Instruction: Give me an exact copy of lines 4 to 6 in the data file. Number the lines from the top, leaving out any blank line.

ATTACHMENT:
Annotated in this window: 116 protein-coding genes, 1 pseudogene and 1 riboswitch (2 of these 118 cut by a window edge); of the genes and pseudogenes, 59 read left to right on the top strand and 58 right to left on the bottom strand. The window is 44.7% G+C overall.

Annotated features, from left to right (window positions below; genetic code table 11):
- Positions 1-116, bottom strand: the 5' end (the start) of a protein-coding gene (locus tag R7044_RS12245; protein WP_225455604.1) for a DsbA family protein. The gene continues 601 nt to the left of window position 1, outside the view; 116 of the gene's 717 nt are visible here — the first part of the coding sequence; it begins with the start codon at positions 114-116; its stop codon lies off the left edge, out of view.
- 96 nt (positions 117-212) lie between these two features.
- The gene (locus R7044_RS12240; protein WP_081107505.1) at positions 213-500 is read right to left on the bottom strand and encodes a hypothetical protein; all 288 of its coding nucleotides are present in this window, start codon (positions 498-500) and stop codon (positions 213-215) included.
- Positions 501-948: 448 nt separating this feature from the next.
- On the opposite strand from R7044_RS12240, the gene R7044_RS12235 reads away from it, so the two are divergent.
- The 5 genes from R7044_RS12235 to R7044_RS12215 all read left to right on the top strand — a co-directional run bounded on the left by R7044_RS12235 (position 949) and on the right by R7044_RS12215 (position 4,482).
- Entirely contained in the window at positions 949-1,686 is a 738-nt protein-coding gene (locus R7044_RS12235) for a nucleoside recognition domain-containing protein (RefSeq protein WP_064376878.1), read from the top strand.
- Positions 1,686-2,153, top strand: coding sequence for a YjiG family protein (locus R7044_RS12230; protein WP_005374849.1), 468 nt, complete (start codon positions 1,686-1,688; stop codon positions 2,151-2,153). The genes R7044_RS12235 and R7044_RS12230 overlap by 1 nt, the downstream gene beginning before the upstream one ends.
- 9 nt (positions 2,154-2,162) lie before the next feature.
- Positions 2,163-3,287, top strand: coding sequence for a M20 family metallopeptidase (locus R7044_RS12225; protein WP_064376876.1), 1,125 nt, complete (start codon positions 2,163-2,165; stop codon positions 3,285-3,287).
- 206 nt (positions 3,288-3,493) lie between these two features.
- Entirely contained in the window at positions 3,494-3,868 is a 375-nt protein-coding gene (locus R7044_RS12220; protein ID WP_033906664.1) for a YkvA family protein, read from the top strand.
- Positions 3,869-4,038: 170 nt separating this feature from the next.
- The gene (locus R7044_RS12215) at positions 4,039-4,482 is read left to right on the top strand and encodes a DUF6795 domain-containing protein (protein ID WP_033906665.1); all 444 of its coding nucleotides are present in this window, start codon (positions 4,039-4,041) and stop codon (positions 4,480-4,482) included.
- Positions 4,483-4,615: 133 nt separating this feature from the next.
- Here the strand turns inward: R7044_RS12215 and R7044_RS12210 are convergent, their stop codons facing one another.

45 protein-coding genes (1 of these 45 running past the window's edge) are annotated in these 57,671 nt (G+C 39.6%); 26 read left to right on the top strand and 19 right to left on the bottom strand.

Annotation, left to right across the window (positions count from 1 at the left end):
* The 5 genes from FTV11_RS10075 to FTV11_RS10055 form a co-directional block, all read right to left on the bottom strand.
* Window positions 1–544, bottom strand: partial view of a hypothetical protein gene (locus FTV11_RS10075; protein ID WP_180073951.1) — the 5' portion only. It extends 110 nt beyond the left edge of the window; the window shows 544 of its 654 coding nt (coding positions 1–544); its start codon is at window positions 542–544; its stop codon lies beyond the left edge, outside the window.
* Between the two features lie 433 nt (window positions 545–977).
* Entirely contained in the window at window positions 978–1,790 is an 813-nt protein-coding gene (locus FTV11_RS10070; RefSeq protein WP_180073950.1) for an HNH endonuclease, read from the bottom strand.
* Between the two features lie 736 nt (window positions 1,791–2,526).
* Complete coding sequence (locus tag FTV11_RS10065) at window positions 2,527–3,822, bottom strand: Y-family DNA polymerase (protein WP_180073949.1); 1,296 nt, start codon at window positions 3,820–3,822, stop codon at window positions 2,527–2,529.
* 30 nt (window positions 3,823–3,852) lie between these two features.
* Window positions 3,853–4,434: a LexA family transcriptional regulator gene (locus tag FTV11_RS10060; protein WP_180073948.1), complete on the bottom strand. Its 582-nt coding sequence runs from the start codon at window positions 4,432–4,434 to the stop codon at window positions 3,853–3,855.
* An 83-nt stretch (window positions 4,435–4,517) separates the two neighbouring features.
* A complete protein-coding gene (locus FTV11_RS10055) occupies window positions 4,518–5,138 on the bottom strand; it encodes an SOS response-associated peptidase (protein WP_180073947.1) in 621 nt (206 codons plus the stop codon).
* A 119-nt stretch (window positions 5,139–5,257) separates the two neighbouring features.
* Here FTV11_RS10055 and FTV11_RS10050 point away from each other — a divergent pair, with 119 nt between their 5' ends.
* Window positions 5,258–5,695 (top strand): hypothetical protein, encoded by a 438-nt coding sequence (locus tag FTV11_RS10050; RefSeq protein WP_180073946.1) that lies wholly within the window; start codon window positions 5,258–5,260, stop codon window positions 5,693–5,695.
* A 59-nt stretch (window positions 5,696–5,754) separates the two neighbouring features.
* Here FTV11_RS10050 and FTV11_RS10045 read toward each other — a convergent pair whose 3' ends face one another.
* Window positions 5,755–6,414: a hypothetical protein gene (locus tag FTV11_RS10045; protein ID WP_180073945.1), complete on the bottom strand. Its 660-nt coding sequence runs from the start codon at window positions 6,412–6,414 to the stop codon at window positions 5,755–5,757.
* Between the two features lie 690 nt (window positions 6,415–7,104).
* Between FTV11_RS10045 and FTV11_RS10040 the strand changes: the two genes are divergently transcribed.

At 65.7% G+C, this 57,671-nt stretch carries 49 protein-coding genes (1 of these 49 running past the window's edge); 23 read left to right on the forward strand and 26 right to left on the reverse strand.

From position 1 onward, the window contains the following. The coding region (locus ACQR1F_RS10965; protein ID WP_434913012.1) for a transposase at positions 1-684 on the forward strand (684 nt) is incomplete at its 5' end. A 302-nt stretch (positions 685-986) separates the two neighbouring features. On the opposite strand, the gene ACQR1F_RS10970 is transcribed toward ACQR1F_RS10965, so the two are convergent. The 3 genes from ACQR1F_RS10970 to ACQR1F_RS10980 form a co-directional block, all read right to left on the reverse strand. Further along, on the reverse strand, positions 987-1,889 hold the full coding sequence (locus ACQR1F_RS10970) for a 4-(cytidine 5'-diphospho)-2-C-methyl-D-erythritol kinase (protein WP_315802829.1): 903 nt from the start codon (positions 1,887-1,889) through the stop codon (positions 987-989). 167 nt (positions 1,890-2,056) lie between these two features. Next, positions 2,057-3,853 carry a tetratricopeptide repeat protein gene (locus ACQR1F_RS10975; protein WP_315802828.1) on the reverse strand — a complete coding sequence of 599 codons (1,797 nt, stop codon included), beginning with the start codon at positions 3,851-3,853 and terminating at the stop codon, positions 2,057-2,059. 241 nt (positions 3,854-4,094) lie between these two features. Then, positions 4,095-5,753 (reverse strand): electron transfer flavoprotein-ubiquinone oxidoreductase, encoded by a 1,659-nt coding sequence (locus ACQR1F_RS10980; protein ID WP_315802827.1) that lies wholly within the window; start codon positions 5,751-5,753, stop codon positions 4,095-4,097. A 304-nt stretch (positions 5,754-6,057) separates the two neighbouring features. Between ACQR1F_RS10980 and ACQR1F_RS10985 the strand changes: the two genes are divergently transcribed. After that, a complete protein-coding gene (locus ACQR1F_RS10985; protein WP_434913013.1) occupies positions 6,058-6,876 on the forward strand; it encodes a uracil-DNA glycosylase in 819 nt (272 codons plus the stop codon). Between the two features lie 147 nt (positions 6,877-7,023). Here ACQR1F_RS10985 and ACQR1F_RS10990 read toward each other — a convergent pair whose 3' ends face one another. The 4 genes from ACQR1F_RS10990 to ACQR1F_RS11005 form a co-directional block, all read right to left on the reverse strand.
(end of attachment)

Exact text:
- 96 nt (positions 117-212) lie between these two features.
- The gene (locus R7044_RS12240; protein WP_081107505.1) at positions 213-500 is read right to left on the bottom strand and encodes a hypothetical protein; all 288 of its coding nucleotides are present in this window, start codon (positions 498-500) and stop codon (positions 213-215) included.
- Positions 501-948: 448 nt separating this feature from the next.